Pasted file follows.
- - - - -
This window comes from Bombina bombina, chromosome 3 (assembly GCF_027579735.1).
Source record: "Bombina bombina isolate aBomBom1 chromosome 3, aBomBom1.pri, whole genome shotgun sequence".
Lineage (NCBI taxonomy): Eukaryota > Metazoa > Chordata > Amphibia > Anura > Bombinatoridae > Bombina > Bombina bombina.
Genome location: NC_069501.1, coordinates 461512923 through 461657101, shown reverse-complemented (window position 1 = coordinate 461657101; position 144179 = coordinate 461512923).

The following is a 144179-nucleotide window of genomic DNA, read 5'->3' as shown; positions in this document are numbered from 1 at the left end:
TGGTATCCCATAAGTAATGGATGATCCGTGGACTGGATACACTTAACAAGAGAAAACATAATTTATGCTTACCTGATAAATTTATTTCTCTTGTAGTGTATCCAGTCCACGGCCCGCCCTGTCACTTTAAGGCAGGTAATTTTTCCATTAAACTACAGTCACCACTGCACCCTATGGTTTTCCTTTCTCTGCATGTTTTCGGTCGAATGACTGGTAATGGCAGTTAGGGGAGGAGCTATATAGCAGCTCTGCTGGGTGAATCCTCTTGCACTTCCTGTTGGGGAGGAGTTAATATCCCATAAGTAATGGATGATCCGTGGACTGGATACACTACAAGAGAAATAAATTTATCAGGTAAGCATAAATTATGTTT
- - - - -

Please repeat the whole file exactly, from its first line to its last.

This window comes from Bombina bombina, chromosome 3 (assembly GCF_027579735.1).
Source record: "Bombina bombina isolate aBomBom1 chromosome 3, aBomBom1.pri, whole genome shotgun sequence".
Lineage (NCBI taxonomy): Eukaryota > Metazoa > Chordata > Amphibia > Anura > Bombinatoridae > Bombina > Bombina bombina.
Genome location: NC_069501.1, coordinates 461512923 through 461657101, shown reverse-complemented (window position 1 = coordinate 461657101; position 144179 = coordinate 461512923).

The following is a 144179-nucleotide window of genomic DNA, read 5'->3' as shown; positions in this document are numbered from 1 at the left end:
TGGTATCCCATAAGTAATGGATGATCCGTGGACTGGATACACTTAACAAGAGAAAACATAATTTATGCTTACCTGATAAATTTATTTCTCTTGTAGTGTATCCAGTCCACGGCCCGCCCTGTCACTTTAAGGCAGGTAATTTTTCCATTAAACTACAGTCACCACTGCACCCTATGGTTTTCCTTTCTCTGCATGTTTTCGGTCGAATGACTGGTAATGGCAGTTAGGGGAGGAGCTATATAGCAGCTCTGCTGGGTGAATCCTCTTGCACTTCCTGTTGGGGAGGAGTTAATATCCCATAAGTAATGGATGATCCGTGGACTGGATACACTACAAGAGAAATAAATTTATCAGGTAAGCATAAATTATGTTT